Wound Dressing Types: A Practical Guide for Healthcare Professionals

Wound Dressing Types: A Practical Guide for Healthcare Professionals

Steven Cumper

Steven Cumper

Published in MedShop Blog

0 min read

July 9, 2024

Doctors, nurses, and others who work in healthcare often deal with injuries that require special care. Open wounds are just one example. While it may seem as simple as sticking a bandage on a patient, there are many different types of wound dressings that each serve a specific purpose.

In this article, we will discuss wound dressings, wound care, and how to know which types of wounds call for each dressing option. We’ll also cover signs of infection and how infected wounds should be treated.

Wound Dressing Types

For best results when treating wounds, you need to use the appropriate dressing type based on how the patient presents. For example, ulcers are not treated the same way as surgical incisions. Likewise, minor wounds have a different treatment protocol than necrotic wounds. Below, we will take a look at several different types of wound dressings and discuss their components and indications.

Gauze Dressings

Aside from standard adhesive bandages, gauze dressings are probably the most familiar type of wound dressing to the average person. These simple but effective bits of material are ideal for superficial wounds or open ones that may be draining. Their absorbency and sterility also make them good options for dressing infected wounds.

Gauze dressings are most commonly sold in rolls or individual sponges. This Smith & Nephew Jelonet Non-Medicated Paraffin Gauze Dressing is made from paraffin. Other options can be made from cotton, polyester, rayon, or a blend of fabrics designed to optimize absorption and softness. Gauze is generally used as a primary dressing, applied directly to the wound bed.

Non-Adherent Dressings

Non-adherent dressings are self-descriptive. These dressings do not stick to the patient’s skin, wound, or exudate. They work well for wounds that will scab over because they are unlikely to reopen the wound when removed. The Aeropad Non-Adherent Dressing is a great example and is highly rated for use on minor abrasions and lacerations.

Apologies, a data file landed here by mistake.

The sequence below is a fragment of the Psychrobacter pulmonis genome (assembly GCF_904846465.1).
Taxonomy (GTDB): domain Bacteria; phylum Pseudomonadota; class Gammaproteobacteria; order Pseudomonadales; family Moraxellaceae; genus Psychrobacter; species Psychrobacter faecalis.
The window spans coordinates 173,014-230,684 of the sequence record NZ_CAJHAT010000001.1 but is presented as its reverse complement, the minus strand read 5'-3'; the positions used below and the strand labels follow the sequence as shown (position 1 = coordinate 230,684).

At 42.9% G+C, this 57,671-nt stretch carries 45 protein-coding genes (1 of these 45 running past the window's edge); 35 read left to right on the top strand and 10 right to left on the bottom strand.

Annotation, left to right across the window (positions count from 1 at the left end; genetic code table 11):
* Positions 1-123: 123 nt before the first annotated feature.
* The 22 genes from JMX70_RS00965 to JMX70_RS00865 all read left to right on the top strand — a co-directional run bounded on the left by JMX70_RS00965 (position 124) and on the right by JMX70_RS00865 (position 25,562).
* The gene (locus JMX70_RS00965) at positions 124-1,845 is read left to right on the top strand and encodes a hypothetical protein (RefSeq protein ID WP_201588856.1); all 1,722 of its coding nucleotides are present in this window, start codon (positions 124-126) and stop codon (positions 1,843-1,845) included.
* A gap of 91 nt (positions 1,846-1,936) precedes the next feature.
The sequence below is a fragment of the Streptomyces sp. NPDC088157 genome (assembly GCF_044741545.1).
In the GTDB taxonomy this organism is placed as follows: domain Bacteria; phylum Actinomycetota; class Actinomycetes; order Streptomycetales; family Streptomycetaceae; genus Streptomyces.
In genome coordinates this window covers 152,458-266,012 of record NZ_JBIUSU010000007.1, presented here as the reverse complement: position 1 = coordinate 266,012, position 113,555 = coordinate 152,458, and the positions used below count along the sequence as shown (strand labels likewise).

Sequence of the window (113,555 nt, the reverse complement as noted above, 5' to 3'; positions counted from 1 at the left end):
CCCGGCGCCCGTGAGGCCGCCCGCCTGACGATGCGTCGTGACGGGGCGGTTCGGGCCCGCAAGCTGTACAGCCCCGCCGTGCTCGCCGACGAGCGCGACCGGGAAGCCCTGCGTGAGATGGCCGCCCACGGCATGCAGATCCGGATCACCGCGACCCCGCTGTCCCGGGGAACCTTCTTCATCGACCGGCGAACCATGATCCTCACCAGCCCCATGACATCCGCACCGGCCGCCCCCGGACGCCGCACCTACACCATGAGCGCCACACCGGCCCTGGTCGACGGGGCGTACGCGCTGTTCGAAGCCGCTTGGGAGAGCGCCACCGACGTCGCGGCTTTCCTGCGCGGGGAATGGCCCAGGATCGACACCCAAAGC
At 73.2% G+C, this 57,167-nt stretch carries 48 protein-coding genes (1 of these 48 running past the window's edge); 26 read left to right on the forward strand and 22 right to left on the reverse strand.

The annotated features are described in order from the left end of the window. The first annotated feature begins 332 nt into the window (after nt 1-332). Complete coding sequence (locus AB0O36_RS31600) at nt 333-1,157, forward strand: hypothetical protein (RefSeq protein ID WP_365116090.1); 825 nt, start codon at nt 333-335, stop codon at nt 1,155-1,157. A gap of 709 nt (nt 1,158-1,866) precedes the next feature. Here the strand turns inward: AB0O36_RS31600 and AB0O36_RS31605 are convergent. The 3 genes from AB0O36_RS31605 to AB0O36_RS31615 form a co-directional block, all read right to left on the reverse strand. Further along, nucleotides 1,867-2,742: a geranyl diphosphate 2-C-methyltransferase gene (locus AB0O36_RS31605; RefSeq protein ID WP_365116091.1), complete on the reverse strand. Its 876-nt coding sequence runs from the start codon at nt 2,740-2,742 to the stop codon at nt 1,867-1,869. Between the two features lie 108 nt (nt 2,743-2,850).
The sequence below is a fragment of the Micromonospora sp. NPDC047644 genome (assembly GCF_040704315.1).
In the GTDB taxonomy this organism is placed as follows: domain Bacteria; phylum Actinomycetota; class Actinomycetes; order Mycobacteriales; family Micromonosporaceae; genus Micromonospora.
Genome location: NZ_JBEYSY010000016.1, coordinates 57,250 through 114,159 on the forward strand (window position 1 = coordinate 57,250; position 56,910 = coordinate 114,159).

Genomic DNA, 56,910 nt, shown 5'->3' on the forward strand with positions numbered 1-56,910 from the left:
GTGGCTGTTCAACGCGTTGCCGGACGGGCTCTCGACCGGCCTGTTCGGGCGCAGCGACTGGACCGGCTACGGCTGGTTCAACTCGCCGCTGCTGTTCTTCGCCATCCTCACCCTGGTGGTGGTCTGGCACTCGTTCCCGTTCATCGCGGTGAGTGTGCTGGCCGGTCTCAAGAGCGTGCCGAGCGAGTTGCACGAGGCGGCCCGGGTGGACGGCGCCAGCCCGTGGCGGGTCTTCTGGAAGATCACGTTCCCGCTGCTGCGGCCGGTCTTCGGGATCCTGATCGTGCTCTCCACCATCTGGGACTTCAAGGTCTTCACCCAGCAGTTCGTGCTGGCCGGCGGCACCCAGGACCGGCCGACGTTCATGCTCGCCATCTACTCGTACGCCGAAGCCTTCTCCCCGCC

Generally, non-adherent dressings are applied to the wound surface. The absorbent pad is then covered with a secondary dressing to hold them in place. They are usually not recommended when there is high exudate or infection present.

Foam Dressings

Foam dressings, made from polyurethane foam, are highly absorbent sponge-like dressings that are used for a wide variety of wounds. Wounds presenting with excess exudate are especially good candidates for polyurethane foam dressings due to the breathable material’s excellent absorbency.

Foam dressings, such as the Cardinal Kendall Foam Dressing, are also often used for chronic wounds. They aid in the healing process by maintaining a moist environment and reducing the risk of infection.

Hydrocolloid Dressings

Hydrocolloid dressings are sterile and waterproof. They are made with comfort in mind, keeping the wound environment moist and promoting wound healing. The inner layer is made from hydrocolloid adhesive and sticks to the wound, molding to the body and combining with exudate to create a wound-healing gel.

One hydrocolloid dressing our clients in the medical field recommend is the Sentry Osmocol Hydrocolloid Dressing, which has demonstrated success in dressing post-operative wounds. Hydrocolloid dressings are self-adhesive, and the exterior layer is typically made from a clear film.

Alginate Dressings

Alginate dressings are an innovative wound dressing that is especially effective for leg ulcers or diabetic foot ulcers. They are derived from sodium and calcium alginate, which works similarly to hydrocolloid dressing in that it combines with exudate to create a gel to support the healing wound. Coloplast Biatain Alginate dressings are a popular option for this type.

Transparent Film

You’ve likely used transparent film dressings when placing an IV, especially in a patient’s hand. They are flexible and made from polymer membranes. They’re beneficial for wound management because they protect the wound from bacteria while also allowing visibility. Our expert clients love the Smith & Nephew Opsite Flexifix Transparent Film Dressing.

Hydrogel Dressings

Hydrogel dressings are excellent options for treating burns. They are non-adherent, made from a water-soluble gel, and are widely considered the gold standard for burn treatment. Hydrogel is cooling and assists with pain management. It can be used on dry wounds, necrotic wounds, and even skin conditions such as chicken pox. Hydrogel dressings like these Burnex Hydrogel Gel Burn Dressings are great for keeping in first-aid kits for the immediate treatment of burns. They are not recommended for exudating wounds.

Antimicrobial Dressings